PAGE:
UPDATED 5/8/15: Four days after initial fruiting was discovered – the caps are almost 4cm wide, striations and dry “white flocking remnants” visible. Young specimens still exhibiting “mica” expression on caps.
519982
IMG_0780.JPG
UPDATED 5/8/15: Four days after initial fruiting was discovered – the caps are almost 4cm wide, striations and dry “white flocking remnants” visible. Young specimens still exhibiting “mica” expression on caps.
524940
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Updated 5/29/15. Satellites of mycelium have gone down our fence towards the newly planted Persimmon sapling-back and forth in small clustered fruiting for over a month now. Pretty rad to see how the mycelial mind seeks out new locations for lignin, chitin, etc. during its fruiting cycle.
524941
IMG_1514.JPG
Updated 5/29/15. Satellites of mycelium have gone down our fence towards the newly planted Persimmon sapling-back and forth in small clustered fruiting for over a month now. Pretty rad to see how the mycelial mind seeks out new locations for lignin, chitin, etc. during its fruiting cycle.
524942
IMG_1511.JPG
Updated 5/29/15. Satellites of mycelium have gone down our fence towards the newly planted Persimmon sapling-back and forth in small clustered fruiting for over a month now. Pretty rad to see how the mycelial mind seeks out new locations for lignin, chitin, etc. during its fruiting cycle.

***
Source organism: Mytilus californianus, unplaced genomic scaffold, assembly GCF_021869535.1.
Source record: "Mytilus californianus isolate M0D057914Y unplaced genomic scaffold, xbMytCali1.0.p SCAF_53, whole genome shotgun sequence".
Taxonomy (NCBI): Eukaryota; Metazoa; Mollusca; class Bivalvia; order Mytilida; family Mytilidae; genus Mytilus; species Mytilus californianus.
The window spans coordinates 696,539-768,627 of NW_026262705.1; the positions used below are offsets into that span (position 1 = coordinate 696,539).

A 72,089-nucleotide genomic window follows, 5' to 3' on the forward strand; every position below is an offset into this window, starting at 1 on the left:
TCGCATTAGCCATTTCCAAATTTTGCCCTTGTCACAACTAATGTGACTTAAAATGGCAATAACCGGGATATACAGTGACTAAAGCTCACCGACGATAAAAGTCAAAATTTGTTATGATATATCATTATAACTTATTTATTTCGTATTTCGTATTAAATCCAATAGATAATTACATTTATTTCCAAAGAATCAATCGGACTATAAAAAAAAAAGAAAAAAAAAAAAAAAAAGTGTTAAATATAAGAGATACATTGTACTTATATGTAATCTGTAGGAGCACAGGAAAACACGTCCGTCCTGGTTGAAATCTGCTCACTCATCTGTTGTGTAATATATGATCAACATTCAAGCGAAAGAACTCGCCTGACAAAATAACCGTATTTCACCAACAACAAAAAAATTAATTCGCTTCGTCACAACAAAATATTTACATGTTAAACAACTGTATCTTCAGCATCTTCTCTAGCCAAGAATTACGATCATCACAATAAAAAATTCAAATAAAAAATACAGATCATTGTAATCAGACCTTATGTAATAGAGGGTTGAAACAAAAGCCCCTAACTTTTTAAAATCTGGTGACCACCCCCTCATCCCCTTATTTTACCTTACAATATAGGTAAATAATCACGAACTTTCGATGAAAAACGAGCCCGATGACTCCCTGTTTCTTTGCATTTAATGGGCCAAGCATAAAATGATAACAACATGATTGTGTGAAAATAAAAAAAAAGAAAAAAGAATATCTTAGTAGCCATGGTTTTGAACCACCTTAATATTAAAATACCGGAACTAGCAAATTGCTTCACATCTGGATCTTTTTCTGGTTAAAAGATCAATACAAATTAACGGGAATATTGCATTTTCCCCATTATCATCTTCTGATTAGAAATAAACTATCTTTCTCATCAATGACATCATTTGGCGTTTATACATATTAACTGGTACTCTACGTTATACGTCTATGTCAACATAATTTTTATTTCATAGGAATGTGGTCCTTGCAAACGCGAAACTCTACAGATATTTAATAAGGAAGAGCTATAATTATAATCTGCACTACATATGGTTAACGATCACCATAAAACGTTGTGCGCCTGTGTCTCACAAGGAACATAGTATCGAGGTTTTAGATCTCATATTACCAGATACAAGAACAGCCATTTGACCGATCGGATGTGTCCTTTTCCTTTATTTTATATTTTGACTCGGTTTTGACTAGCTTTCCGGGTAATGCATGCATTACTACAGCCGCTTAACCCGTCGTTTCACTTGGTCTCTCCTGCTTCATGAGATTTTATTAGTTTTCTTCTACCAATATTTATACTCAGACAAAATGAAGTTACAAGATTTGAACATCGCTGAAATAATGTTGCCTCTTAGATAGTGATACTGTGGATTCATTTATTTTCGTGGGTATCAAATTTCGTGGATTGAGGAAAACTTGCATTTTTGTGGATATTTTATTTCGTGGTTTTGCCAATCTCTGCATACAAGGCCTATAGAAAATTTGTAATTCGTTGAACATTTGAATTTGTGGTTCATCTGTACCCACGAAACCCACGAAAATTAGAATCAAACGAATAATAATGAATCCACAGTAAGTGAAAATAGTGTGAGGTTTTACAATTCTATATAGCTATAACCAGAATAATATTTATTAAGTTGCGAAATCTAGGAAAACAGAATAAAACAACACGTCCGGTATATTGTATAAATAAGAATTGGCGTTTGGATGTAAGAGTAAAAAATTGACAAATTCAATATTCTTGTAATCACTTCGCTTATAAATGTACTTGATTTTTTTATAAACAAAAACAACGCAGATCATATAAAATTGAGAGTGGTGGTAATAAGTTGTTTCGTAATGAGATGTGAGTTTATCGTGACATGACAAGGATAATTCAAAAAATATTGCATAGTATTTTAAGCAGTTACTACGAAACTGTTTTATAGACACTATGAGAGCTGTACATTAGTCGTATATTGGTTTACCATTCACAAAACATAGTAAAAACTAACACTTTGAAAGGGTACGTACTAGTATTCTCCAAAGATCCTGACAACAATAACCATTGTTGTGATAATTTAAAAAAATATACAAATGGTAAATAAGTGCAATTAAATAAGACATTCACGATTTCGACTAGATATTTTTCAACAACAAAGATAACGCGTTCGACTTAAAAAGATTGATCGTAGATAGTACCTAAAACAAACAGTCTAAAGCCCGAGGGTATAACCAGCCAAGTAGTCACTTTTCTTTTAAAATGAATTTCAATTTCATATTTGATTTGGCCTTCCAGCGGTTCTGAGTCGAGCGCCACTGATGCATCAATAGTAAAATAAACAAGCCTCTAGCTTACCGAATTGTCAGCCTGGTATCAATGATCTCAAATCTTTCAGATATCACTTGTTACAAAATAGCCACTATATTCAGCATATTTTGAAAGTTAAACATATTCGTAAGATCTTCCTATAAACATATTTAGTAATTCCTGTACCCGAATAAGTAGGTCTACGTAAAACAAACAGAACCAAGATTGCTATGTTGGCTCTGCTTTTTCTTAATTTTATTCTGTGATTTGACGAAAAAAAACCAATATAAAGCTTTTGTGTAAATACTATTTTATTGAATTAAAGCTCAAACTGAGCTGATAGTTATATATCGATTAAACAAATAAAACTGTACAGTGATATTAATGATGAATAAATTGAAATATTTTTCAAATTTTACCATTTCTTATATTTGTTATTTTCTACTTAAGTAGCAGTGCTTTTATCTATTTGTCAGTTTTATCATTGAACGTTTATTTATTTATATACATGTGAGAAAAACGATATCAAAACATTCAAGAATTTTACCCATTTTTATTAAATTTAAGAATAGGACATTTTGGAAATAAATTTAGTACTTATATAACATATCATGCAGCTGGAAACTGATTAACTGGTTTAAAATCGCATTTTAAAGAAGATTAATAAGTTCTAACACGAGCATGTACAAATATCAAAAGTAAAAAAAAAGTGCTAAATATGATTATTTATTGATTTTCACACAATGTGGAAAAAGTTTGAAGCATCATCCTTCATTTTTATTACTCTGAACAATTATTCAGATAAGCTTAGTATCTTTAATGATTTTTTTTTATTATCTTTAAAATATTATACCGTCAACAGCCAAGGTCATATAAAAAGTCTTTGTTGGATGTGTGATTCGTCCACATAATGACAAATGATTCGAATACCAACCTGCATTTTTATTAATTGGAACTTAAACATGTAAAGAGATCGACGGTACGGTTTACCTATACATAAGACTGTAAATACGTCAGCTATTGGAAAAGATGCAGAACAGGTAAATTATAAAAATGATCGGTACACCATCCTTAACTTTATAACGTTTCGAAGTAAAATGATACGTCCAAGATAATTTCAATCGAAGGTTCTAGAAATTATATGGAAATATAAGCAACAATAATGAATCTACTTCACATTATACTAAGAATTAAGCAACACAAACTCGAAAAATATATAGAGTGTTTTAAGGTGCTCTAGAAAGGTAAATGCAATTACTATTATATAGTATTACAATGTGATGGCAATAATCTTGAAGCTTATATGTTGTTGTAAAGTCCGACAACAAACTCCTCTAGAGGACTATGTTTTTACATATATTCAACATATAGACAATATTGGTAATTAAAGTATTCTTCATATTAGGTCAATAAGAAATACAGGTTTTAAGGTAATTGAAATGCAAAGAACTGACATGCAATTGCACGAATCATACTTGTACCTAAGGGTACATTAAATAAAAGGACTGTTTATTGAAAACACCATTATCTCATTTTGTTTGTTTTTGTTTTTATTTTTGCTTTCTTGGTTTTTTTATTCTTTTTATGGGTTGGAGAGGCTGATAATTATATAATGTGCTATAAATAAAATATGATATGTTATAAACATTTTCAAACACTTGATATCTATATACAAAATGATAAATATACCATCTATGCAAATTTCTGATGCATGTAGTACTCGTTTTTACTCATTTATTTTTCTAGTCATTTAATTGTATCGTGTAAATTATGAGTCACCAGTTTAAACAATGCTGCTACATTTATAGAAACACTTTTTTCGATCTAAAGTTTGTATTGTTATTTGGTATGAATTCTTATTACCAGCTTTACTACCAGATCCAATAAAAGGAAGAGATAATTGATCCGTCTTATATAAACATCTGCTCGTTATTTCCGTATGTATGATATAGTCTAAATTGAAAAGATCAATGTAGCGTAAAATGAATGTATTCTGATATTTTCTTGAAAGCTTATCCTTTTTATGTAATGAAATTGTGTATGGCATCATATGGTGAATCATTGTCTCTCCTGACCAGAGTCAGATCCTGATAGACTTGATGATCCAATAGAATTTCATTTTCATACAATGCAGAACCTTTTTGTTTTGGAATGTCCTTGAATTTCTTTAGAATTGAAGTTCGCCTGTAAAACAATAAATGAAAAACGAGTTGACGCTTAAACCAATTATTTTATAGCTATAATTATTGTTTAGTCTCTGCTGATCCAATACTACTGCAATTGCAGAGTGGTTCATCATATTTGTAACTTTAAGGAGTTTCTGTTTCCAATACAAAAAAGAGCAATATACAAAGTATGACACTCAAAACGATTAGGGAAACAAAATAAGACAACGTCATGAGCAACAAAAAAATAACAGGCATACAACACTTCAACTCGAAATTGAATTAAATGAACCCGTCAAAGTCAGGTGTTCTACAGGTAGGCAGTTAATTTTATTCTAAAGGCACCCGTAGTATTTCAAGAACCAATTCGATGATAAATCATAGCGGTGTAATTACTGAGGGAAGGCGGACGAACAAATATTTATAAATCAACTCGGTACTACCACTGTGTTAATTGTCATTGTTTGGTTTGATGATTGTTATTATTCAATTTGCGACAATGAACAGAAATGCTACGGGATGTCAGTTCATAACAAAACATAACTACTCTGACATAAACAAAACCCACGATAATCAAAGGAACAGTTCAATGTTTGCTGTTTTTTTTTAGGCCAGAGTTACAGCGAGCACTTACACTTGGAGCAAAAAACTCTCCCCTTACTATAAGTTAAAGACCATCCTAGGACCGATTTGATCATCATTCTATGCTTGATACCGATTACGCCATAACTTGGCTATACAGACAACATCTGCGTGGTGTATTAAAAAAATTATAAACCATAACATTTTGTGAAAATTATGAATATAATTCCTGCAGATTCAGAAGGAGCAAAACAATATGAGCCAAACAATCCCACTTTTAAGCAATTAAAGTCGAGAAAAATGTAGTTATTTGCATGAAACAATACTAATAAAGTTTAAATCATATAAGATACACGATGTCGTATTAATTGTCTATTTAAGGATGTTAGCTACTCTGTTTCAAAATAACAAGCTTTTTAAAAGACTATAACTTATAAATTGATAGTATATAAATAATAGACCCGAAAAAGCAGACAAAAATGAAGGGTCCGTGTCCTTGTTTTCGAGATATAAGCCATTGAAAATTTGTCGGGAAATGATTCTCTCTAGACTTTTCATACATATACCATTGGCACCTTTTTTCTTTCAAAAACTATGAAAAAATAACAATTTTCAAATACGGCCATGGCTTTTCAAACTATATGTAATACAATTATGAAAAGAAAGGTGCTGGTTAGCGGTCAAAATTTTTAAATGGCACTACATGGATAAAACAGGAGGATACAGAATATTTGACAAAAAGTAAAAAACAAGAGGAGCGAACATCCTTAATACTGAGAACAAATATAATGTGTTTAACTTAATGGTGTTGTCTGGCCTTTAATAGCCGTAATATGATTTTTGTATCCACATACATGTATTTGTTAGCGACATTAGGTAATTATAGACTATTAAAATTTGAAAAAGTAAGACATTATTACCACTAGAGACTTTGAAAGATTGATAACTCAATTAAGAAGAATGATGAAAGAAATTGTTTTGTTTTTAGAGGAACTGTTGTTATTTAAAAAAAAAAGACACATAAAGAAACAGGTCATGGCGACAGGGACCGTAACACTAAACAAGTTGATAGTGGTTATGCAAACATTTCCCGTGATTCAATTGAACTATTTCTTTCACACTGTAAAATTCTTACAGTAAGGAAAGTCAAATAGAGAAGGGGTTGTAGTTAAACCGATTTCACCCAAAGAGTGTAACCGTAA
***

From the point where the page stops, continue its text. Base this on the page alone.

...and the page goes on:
527015
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UPDATED IMAGES6/12/15: New central satellite(where the fruiting first started). Mycelial networks traveled back and forth with fruitings over last month-approx. 5 ft. in length.
527016
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UPDATED IMAGES6/12/15: New central satellite(where the fruiting first started). Mycelial networks traveled back and forth with fruitings over last month-approx. 5 ft. in length.
527017
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UPDATED IMAGES6/12/15: New central satellite(where the fruiting first started). Mycelial networks traveled back and forth with fruitings over last month-approx. 5 ft. in length.
527018
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UPDATED IMAGES6/12/15: New central satellite(where the fruiting first started). Mycelial networks traveled back and forth with fruitings over last month-approx. 5 ft. in length.

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Comments

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No problem Judi!
By: Drew Henderson (Hendre17)
2015-06-04 14:23:50 CDT (-0400)

Thank YOU for contributing such clear and concise observations at MO :-)

Love your style!

Fungally,

Drew

Drew, thanks for taking the time to share all that information.
By: Judi T. (AvidAmateur)
2015-06-04 12:33:29 CDT (-0400)

I read it with great interest and feel a little more educated on the subject of Coprinellus now.

Perhaps some of the flocculent ones are C. flocculosus
By: Jacob Kalichman (Pulk)
2015-05-05 19:32:48 CDT (-0400)

Created: 2015-05-05 18:13:08 CDT (-0400)
Last modified: 2015-06-12 14:13:37 CDT (-0400)